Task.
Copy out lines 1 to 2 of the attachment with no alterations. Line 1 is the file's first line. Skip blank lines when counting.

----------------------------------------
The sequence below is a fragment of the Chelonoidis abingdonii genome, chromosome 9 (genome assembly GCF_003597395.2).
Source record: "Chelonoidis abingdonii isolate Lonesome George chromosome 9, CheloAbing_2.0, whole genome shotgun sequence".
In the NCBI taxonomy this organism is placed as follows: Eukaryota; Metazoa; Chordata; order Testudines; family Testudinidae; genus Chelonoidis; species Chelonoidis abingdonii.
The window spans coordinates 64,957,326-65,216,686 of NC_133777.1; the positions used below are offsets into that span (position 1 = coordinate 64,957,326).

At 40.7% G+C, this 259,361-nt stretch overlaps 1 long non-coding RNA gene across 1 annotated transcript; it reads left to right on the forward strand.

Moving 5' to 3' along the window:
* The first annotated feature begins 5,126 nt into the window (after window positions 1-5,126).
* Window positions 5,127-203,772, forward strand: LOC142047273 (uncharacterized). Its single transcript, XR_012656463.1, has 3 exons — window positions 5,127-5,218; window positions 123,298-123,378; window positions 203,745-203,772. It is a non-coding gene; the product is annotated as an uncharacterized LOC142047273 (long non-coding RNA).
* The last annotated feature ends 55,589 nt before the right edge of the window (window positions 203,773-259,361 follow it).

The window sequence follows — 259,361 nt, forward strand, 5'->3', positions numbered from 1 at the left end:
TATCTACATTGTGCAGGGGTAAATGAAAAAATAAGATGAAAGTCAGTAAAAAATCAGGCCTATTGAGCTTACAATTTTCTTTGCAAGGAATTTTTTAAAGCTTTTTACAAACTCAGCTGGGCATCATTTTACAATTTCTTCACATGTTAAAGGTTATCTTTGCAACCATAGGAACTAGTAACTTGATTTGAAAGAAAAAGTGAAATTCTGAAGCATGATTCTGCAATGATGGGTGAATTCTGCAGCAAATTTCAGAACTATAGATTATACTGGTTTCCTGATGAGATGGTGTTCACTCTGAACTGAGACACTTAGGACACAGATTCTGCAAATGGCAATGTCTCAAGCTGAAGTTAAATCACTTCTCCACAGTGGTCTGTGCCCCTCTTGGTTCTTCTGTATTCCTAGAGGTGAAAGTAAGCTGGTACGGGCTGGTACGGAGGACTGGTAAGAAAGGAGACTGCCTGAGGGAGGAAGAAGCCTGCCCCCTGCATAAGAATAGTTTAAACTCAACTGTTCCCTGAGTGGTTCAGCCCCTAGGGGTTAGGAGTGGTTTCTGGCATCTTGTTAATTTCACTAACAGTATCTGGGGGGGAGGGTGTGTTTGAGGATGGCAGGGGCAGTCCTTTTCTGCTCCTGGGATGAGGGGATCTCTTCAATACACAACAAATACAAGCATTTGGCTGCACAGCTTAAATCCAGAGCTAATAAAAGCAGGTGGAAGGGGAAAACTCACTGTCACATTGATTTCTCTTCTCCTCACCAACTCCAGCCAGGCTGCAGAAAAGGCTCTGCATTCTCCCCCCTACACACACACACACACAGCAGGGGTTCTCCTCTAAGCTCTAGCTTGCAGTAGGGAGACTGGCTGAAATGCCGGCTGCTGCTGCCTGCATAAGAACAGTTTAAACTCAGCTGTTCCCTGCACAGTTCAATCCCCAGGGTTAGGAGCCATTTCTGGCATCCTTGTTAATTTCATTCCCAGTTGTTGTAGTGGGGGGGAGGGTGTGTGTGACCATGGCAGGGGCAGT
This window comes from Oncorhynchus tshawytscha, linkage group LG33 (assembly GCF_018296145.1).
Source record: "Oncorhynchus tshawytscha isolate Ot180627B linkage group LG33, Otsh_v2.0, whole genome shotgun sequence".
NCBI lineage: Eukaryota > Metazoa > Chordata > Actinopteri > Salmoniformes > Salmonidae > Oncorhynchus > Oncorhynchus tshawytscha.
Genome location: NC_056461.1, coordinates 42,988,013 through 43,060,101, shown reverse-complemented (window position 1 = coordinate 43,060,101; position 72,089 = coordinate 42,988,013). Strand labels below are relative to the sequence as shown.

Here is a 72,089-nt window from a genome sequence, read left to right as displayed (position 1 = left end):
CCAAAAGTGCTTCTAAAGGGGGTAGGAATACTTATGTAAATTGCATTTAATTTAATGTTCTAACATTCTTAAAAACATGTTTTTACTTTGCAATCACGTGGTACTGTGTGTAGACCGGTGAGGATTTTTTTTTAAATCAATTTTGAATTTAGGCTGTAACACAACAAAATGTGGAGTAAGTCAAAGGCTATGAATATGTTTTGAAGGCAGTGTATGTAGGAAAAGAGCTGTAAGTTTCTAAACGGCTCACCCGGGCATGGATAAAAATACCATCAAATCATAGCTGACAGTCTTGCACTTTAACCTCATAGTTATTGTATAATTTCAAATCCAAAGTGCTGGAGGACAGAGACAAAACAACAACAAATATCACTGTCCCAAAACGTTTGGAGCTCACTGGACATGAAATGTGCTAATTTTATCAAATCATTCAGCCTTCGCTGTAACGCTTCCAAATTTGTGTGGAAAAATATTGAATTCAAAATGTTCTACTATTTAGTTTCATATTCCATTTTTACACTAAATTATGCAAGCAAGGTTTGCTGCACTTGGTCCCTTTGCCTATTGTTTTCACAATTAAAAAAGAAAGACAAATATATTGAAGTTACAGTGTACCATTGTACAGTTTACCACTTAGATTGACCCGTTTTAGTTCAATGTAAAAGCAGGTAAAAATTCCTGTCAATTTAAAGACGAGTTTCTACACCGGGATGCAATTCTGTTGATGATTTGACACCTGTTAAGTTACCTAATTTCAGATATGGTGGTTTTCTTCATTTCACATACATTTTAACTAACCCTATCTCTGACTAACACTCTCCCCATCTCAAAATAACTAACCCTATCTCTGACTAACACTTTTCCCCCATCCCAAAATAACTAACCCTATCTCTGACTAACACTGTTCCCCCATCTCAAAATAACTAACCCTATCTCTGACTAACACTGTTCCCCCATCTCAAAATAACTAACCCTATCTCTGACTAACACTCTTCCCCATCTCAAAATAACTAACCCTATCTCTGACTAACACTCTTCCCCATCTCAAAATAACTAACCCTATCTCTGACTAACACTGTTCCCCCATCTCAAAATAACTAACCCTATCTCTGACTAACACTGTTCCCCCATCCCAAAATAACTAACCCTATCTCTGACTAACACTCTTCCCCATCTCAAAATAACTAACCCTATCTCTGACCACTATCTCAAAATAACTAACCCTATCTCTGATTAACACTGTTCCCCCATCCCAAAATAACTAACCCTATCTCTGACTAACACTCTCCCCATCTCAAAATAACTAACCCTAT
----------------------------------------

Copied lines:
The sequence below is a fragment of the Chelonoidis abingdonii genome, chromosome 9 (genome assembly GCF_003597395.2).
Source record: "Chelonoidis abingdonii isolate Lonesome George chromosome 9, CheloAbing_2.0, whole genome shotgun sequence".